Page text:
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By using the margin calculators, you can get a gauge of the profitability of a business and, specifically, how well it turns its revenue into profit. Let's go through gross margin, net profit margin and operating profit margin in turn.
Calculating gross margin
Gross margin is commonly used to measure the profitibility of a company's products. The figure demonstrates the percentage of revenue over and above the costs involved in making the product (COGS - cost of goods sold). COGS includes materials and labour involved directly in production.
Formula: Gross margin = (revenue - COGS) ÷ revenue
Example: You sell a product for $60 and your costs to make the product are $40.
Gross margin = (60 - 40) ÷ 60 = 0.33 = 33%
Calculating net profit margin
Net profit margin is used to calculate the percentage of sales revenue that remains as true profit, after all costs and expenses are accounted for. It acts as a measure for the amount of net income (or net profit) a business makes per dollar or pound of revenue earned.
To calculate your net profit margin, take your total revenue figure (all types of income) and deduct your total expenses (tax, labour, materials, advertising, debt repayments, etc) to get your net income (or net profit) figure. Then, you divide that figure by your total sales revenue. For a more in-depth explanation of this, see our article profit margin formula - explained.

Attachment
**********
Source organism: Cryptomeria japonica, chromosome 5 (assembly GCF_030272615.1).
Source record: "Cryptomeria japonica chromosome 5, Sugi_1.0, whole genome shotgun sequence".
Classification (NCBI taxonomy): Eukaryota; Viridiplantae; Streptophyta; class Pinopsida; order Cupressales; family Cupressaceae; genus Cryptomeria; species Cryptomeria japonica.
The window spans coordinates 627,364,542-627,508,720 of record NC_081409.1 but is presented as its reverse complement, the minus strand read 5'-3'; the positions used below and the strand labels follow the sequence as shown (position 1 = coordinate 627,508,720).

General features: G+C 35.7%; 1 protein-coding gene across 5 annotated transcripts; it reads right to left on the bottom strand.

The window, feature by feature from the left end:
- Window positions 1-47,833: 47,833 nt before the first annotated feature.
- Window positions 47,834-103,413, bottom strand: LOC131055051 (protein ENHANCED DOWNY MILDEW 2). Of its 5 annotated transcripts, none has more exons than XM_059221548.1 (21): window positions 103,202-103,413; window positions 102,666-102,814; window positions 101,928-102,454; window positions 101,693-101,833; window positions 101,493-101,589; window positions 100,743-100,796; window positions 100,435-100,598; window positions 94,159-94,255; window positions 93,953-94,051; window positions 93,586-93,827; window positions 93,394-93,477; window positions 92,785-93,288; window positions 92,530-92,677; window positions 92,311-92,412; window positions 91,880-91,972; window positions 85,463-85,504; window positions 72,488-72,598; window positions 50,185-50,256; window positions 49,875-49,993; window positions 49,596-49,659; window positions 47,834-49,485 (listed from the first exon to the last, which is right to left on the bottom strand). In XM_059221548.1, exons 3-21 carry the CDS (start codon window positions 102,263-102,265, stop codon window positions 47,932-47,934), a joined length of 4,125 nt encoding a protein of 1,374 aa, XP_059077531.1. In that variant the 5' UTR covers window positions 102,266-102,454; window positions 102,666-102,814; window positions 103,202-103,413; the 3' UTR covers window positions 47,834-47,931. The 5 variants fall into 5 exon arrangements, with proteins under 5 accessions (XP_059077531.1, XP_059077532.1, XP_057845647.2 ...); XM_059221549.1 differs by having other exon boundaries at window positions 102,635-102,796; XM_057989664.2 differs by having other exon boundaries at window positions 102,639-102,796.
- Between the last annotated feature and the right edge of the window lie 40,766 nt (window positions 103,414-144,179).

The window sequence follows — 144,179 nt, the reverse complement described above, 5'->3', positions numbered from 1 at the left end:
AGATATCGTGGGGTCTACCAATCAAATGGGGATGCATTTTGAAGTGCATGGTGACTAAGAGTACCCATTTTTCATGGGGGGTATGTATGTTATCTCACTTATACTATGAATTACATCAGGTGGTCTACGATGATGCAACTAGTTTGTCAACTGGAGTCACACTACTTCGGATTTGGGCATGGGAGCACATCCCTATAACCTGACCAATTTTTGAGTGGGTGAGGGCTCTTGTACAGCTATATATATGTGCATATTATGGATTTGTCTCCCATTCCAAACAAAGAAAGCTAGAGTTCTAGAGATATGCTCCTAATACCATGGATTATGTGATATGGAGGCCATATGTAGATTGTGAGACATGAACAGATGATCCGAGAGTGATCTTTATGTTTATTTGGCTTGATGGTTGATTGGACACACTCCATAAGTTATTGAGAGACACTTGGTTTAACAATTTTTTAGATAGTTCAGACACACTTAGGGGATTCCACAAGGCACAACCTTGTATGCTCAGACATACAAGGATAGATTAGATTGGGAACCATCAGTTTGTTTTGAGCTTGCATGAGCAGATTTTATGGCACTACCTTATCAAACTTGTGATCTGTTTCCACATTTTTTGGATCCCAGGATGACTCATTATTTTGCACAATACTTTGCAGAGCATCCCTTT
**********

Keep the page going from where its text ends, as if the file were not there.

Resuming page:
Formula: Net profit margin = (total revenue - total expenses) ÷ total sales
Example: Your business took $400,000 in sales revenue last year, plus $40,000 from an investment. You had total expenses of $300,000.
Net profit margin = (440000 - 300000) ÷ 400000 = 0.35 = 35%.
This means that for every $1 of revenue, the business makes $0.35 in net profit.
The website Investopedia has a great article about how to determine what your ideal profit margin should be.
Calculating Operating profit margin
Operating profit margin, also known as return on sales or EBIT margin, is commonly used as a measure of the amount of profit a business makes on a dollar or pound of sales, after costs of production (wages and materials), but before interest and tax.
The difference between gross profit margin and operating profit margin is that the gross profit margin includes direct production costs only (materials, labour involved directly in production), where-as operating profit margin takes into account for all operating expenses (labour, rent, office supplies, utilities, advertising, travel costs, insurance and taxes, etc).
Formula: Operating profit margin = operating income ÷ revenue
Example: Your business took $600,000 in sales revenue last year and had operating expenses of $500,000.
Operating profit margin = (600000 - 500000) ÷ 600000 = 0.17 = 17%.
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